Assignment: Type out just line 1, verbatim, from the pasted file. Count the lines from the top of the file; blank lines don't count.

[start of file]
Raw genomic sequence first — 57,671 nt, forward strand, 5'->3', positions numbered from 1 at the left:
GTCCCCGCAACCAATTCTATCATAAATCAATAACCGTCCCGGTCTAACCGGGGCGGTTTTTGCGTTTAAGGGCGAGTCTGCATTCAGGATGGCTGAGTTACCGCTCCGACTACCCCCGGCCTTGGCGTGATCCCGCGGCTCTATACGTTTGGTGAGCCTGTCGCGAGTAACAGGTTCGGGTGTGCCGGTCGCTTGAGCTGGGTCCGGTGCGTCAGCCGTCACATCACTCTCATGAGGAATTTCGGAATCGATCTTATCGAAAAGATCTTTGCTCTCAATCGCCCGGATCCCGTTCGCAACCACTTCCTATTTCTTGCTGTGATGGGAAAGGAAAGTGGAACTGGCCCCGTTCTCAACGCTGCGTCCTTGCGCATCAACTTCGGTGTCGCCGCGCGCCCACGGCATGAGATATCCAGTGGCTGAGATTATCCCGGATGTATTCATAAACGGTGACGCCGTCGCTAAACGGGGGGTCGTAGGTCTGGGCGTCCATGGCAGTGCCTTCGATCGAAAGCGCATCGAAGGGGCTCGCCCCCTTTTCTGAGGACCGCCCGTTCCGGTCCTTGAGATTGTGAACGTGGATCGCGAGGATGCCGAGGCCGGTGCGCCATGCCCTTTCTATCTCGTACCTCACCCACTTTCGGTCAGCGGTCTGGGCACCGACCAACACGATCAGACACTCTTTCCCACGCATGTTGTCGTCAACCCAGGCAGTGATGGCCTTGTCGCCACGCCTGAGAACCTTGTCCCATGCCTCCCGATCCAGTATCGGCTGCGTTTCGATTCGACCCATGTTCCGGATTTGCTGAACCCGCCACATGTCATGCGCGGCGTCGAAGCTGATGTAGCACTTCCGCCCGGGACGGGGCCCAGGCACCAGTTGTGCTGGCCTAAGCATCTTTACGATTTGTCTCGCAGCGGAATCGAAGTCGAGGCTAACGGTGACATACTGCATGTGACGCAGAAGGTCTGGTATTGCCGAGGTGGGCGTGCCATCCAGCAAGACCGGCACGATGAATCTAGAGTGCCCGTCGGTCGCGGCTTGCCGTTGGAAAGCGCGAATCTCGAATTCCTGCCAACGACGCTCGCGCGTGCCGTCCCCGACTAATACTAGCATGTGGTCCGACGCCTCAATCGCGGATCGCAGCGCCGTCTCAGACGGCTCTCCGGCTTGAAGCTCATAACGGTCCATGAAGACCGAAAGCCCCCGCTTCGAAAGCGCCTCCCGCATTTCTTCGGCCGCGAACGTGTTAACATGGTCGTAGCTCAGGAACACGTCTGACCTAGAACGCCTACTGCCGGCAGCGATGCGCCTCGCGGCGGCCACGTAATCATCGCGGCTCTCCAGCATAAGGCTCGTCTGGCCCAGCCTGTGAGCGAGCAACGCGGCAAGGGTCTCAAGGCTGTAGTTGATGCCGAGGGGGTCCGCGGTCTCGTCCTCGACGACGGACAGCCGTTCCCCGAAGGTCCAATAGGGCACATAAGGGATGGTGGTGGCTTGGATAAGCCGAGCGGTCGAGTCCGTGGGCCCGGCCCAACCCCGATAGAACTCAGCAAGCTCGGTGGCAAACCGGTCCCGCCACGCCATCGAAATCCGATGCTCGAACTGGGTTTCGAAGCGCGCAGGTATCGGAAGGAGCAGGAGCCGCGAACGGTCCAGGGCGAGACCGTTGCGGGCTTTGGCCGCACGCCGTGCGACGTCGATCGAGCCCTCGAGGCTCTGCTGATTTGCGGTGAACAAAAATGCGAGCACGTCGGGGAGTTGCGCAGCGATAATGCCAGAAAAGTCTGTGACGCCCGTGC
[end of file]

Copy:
Raw genomic sequence first — 57,671 nt, forward strand, 5'->3', positions numbered from 1 at the left: